We hail the triumphant return of the eclectic beat master of all bpms and genres by presenting his brand new mix made just for us
Having stolen the light in the late 00s with truly unusual sounds in his unique productions, the ever-elusive Duke Dumont returns after a long break with a new album and buckets of unheard material under his belt. Besides having slain the dancefloors across the UK with the likes of 'Hoy' - sampled from a mixtape given to him by his cab driver in India, and 'Feltham' - a correctional facility anthem, he also remixed the likes of Mystery Jets and Late of the Pier. Previously releasing on Tiga's label Turbo Recordings and Dubsided, Dumont's (aka Adam Dyment) forthcoming remix of 'Yes Wizard' will be out on Tiger Sushi, and has taken the time to create a roaring new mixtape for Dazed Digital.
Dazed Digital: You've been away for a bit, what's happened in the last few months?
Duke Dumont: Working on my own record. It has been in progress for two years, but is all coming together, like a grand collage, so hopefully it will come together this year. I have recordings from, Joakim playing his Arp 2600, to Zongamin playing his bass guitar, on top of abstractive sounds I have built up over years. I want to deliver something that sonically will stand the test of time, side stepping the genre beast.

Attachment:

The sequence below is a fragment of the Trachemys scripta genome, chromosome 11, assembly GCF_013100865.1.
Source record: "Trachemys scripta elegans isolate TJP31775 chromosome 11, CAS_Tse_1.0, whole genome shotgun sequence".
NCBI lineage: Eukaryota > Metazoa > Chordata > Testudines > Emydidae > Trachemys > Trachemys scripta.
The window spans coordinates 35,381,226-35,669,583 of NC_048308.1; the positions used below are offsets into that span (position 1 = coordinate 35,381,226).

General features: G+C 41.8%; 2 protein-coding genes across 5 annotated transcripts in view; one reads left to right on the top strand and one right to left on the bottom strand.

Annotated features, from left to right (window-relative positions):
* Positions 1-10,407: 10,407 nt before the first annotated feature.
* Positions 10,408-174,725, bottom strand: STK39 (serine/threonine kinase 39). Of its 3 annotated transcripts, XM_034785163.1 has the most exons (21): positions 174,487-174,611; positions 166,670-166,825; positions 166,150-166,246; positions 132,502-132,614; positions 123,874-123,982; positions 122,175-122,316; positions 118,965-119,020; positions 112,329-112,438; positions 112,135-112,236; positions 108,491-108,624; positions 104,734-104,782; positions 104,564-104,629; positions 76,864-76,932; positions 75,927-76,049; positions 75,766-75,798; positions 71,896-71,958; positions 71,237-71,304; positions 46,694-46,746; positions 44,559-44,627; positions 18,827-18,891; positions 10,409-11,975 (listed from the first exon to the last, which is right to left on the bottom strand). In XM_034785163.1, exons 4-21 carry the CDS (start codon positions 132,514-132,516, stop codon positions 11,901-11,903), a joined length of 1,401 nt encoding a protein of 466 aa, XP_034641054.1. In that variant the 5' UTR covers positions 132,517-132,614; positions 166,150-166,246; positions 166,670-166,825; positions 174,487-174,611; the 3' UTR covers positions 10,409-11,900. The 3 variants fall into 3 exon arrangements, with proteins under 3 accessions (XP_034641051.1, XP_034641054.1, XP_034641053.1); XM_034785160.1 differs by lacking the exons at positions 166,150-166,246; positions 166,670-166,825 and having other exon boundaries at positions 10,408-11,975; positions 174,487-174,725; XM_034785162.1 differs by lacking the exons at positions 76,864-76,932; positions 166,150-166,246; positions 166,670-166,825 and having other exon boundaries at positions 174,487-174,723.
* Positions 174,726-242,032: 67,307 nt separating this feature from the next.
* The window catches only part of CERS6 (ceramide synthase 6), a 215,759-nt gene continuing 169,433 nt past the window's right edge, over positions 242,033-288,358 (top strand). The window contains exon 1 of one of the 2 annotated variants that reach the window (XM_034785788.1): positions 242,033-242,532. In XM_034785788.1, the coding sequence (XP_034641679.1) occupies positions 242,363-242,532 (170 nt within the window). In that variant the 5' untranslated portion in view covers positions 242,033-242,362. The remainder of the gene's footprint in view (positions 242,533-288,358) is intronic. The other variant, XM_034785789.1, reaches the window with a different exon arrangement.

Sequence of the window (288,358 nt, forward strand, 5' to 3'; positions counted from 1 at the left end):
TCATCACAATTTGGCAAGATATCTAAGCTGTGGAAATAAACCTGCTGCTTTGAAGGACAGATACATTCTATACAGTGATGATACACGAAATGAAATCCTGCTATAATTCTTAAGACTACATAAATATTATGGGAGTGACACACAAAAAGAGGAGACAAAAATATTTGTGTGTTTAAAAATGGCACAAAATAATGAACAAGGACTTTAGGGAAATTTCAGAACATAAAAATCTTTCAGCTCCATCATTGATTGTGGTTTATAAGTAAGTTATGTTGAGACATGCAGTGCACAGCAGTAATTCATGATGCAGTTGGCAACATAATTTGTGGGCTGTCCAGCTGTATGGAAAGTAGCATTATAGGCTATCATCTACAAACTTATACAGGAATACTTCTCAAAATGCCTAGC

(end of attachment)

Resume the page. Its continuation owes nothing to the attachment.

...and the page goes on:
DD: All your productions are so different to each other, what do you think it is about them that bears your signature?
Duke Dumont: My immediate environment, and outlook has a big effect on how things sound. For example, I recently remixed 'Babe,Terror' on Erol Alkan's Phantasy label. It sounds quite haunting, organic, and dense. The reason being is i recorded it at my studio, based in the woodlands of Hertfordshire, which I find inspiring. It is a odd place, full of obelisks, etc... Gerald Massey (the famous Egyptologist) used to live in my house, so I think it all rubs off on some level.
On the complete flipside, I made a remix a few years ago in a hotel room in Sydney, fuelled by lack of sleep and alcohol. It had a lot of shitty bleeps, woops, and sirens. At the time I was touring non-stop off the back of dance music EPs and remixes, so I became interested in the triggers that could make people react in a club context.
DD: What are you working on now?
Duke Dumont: My own record, and other people's records for the immediate future... I want to get back touring once music hits the masses... It serves as the balance needed to not becoming an overtly introverted record producer. Weeks, and months of isolation, and procrastination, levelled out by idolatry and indulgences in materialistic and lower conscious consumption is a good system to live by.
DD: Any dream collaborators on the line?
Duke Dumont: MF Doom .. Not necessarily on the line, but most certainly a dream. Actually scrap that. Find me the next dude doing his own thing, with similar ability, potential, and individuality. Also I have a soft spot for the lone beat maker types, whether it be Four Tet, Lukid, Teebs, Fly Lo, etc. Anyone that makes instrumental music, without the shackles of genre.. But two artists of similar personalities and outlooks usually tends to be detrimental, and not greater by the sum of its parts.. It would probably be more intresting results if I collaborated with my complete opposite... So Tiesto, Guetta. Get your people to call my people.